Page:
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On right ride-hailing road?

The British Columbia government's firm position on tougher driver's licence requirements for ride-hailing is a move in the right direction, given the experiences from other jurisdictions, a transportation expert says.

"I would applaud the B.C. government for standing up, because most other governments have basically stood down," said Garland Chow, an emeritus associate professor at the University of B.C.'s Sauder School of Business.

The B.C. Transportation Ministry updated safety, insurance and penalty rules and regulations this month and set Sept. 3 as the date ride-hail companies can apply to enter the market. Rules covering fares drivers can charge, vehicle boundary zones and the numbers of ride-hail vehicles allowed on the roads are due to come this summer, the ministry said.

Chow said other jurisdictions have had push back from the large ride-hailing companies over licence restrictions and safety concerns, but B.C. has the opportunity to get it right before the service takes to the streets.

The provincial government is holding firm that ride-hailing drivers have a Class 4 licence, like those held by taxi, limousine, ambulance and other commercial vehicle drivers, as opposed to the Class 5 licence, held by most B.C. drivers.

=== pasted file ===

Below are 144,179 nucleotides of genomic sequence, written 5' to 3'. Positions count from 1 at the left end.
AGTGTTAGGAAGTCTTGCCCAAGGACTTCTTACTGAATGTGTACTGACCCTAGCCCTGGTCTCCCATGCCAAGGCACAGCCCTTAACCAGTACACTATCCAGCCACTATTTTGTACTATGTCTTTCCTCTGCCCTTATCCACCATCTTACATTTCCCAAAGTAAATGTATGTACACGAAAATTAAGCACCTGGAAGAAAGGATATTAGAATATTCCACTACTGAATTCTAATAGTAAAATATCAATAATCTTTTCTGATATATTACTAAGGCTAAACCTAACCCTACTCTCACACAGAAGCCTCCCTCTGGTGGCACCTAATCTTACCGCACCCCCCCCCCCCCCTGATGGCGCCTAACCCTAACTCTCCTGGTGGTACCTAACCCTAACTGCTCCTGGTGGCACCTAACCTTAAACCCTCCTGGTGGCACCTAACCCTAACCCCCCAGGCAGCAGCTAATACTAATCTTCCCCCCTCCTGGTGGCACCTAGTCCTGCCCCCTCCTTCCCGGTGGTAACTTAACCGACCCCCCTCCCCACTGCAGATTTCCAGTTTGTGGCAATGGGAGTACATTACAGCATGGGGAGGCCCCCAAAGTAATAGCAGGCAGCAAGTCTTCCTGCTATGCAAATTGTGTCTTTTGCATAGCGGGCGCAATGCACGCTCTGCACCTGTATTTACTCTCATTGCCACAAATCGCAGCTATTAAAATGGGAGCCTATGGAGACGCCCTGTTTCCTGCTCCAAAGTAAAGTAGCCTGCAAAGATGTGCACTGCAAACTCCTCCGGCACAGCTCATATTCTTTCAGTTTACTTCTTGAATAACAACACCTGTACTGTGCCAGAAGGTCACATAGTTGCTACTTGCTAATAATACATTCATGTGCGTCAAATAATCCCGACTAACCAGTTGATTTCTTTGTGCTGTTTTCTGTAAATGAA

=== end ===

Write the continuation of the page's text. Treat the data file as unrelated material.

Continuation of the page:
Chow, who testified last January before the all-party legislative standing committee that produced proposed ride-hailing regulations, said he agrees with the licence requirement, for now. He noted the regulations allow for a review of the requirement after two years.

But both Uber and Lyft have said the requirement could be a deal-breaker for them in the province.

Lyft Canada spokesman Aaron Zifkin said in a statement the company remains concerned.

"Requiring commercial Class 4 licences for drivers will not improve safety, but will increase wait times and benefit the taxi industry," said Zifkin. "Lyft does not currently operate ride sharing in any jurisdiction that requires drivers to change their driver's licence to a commercial driver's licence."

Uber Canada said in a statement last week that Saskatchewan, Manitoba, Ontario and Quebec do not require ride-hail drivers to hold a Class 4 licence or equivalent. It said there is no evidence that such a licence provides more safety than a standard licence.



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